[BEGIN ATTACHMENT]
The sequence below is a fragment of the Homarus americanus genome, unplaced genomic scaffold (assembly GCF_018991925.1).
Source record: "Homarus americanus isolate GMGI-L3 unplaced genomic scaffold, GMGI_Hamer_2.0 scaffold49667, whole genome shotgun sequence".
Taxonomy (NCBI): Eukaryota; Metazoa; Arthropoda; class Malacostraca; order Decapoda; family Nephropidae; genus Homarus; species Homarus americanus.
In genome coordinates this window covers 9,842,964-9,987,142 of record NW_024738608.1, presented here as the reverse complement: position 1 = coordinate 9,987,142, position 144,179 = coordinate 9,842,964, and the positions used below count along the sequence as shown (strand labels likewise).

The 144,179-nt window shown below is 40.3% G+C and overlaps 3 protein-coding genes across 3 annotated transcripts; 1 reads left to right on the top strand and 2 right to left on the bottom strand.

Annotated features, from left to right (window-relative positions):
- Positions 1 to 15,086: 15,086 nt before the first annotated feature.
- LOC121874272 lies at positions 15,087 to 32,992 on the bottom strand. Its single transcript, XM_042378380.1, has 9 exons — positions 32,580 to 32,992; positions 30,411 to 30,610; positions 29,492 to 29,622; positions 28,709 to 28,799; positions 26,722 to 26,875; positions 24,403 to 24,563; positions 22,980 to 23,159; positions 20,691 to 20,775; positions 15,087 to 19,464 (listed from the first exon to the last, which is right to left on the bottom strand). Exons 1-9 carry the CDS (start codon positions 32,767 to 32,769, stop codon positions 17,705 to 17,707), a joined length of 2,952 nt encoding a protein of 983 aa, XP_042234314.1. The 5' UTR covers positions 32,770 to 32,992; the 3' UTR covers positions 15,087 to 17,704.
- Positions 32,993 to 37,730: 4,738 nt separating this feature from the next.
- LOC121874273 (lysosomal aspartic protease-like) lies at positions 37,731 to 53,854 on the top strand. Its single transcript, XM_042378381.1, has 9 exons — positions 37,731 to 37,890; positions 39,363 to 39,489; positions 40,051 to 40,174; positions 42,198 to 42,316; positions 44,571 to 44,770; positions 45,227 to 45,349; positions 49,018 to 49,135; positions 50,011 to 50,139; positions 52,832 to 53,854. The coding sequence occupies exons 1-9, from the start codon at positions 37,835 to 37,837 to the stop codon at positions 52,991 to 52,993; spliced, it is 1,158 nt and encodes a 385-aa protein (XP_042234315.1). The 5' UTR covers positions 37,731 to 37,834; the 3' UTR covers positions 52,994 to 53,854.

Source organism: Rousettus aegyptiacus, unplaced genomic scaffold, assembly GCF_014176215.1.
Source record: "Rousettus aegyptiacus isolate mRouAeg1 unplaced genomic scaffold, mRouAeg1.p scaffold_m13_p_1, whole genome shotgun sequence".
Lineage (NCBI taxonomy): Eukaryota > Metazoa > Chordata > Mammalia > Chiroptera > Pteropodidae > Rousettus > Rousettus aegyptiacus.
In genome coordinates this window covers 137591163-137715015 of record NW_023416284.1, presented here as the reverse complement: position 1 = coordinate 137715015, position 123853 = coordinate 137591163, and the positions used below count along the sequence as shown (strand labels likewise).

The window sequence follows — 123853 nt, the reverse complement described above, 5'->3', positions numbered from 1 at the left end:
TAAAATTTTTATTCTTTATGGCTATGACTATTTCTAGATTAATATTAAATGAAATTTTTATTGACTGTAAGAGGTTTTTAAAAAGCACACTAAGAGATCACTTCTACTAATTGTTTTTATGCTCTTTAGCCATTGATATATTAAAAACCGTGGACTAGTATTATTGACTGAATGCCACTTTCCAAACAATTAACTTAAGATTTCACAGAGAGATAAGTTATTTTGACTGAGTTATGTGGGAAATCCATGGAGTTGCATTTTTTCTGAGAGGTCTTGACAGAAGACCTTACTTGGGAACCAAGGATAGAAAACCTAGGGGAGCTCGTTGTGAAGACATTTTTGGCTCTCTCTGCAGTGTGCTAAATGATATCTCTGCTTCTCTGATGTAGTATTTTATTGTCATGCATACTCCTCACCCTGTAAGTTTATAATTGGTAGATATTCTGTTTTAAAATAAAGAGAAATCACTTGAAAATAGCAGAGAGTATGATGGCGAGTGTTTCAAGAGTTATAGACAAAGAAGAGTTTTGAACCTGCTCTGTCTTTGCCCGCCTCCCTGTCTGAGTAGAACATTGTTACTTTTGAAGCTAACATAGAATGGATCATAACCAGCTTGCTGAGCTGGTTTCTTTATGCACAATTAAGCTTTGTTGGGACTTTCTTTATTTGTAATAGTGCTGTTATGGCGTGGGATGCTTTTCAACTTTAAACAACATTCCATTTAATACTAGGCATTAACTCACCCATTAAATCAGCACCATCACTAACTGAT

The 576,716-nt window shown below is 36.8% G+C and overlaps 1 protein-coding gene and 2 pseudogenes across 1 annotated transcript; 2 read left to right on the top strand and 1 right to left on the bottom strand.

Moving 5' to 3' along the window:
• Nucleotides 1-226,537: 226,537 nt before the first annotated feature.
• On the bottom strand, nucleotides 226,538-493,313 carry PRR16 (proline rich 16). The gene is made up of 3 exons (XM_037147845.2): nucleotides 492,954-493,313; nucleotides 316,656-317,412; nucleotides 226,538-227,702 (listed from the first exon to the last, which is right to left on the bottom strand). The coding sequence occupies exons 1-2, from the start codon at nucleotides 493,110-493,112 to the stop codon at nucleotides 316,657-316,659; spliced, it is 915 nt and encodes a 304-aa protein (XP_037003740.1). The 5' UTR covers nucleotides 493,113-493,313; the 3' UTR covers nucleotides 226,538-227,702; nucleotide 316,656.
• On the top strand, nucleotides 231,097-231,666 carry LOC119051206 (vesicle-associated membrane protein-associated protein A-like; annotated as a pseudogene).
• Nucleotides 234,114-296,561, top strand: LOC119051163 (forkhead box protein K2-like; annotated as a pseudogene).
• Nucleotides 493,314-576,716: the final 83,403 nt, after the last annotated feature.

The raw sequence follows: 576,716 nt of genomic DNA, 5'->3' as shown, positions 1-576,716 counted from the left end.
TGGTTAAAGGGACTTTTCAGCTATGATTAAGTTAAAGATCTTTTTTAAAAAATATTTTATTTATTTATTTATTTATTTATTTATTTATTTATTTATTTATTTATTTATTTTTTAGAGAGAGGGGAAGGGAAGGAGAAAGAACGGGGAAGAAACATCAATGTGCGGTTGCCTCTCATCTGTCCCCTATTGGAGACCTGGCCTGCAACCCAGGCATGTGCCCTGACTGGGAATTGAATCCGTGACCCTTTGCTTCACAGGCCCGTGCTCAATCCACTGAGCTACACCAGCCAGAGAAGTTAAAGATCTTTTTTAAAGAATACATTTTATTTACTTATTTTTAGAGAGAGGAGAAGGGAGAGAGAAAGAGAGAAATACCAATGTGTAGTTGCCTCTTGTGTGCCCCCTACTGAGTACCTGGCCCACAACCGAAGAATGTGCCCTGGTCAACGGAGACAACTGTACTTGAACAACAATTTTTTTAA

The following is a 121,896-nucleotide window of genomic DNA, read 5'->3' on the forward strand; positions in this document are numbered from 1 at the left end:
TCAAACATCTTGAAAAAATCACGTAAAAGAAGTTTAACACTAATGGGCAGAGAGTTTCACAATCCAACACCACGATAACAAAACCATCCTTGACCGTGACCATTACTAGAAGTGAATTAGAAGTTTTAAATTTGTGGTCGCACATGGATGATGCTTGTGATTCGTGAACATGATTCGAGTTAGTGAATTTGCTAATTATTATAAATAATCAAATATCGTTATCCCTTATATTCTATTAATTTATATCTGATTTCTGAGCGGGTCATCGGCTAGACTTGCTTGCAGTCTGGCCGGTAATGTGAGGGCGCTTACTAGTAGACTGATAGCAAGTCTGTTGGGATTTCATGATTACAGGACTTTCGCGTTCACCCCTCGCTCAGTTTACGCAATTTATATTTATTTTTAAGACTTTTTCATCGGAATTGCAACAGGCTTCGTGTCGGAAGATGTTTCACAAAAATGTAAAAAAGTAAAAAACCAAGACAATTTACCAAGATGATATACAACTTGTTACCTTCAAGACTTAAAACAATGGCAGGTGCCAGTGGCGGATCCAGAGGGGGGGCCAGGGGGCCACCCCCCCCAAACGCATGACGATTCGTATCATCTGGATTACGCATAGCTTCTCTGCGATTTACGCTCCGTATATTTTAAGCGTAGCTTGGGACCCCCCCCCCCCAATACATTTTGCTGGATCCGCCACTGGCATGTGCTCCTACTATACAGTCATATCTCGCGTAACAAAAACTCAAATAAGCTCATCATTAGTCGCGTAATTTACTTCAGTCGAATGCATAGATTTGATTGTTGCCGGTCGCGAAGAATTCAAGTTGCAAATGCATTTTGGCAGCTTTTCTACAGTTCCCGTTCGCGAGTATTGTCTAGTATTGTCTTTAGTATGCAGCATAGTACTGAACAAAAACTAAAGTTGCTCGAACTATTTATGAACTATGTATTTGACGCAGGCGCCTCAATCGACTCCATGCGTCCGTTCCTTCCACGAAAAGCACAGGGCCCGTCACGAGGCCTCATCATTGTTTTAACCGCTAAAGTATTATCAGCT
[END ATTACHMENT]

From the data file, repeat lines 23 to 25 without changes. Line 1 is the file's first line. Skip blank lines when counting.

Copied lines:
• Nucleotides 493,314-576,716: the final 83,403 nt, after the last annotated feature.

The raw sequence follows: 576,716 nt of genomic DNA, 5'->3' as shown, positions 1-576,716 counted from the left end.
TGGTTAAAGGGACTTTTCAGCTATGATTAAGTTAAAGATCTTTTTTAAAAAATATTTTATTTATTTATTTATTTATTTATTTATTTATTTATTTATTTATTTATTTATTTTTTAGAGAGAGGGGAAGGGAAGGAGAAAGAACGGGGAAGAAACATCAATGTGCGGTTGCCTCTCATCTGTCCCCTATTGGAGACCTGGCCTGCAACCCAGGCATGTGCCCTGACTGGGAATTGAATCCGTGACCCTTTGCTTCACAGGCCCGTGCTCAATCCACTGAGCTACACCAGCCAGAGAAGTTAAAGATCTTTTTTAAAGAATACATTTTATTTACTTATTTTTAGAGAGAGGAGAAGGGAGAGAGAAAGAGAGAAATACCAATGTGTAGTTGCCTCTTGTGTGCCCCCTACTGAGTACCTGGCCCACAACCGAAGAATGTGCCCTGGTCAACGGAGACAACTGTACTTGAACAACAATTTTTTTAA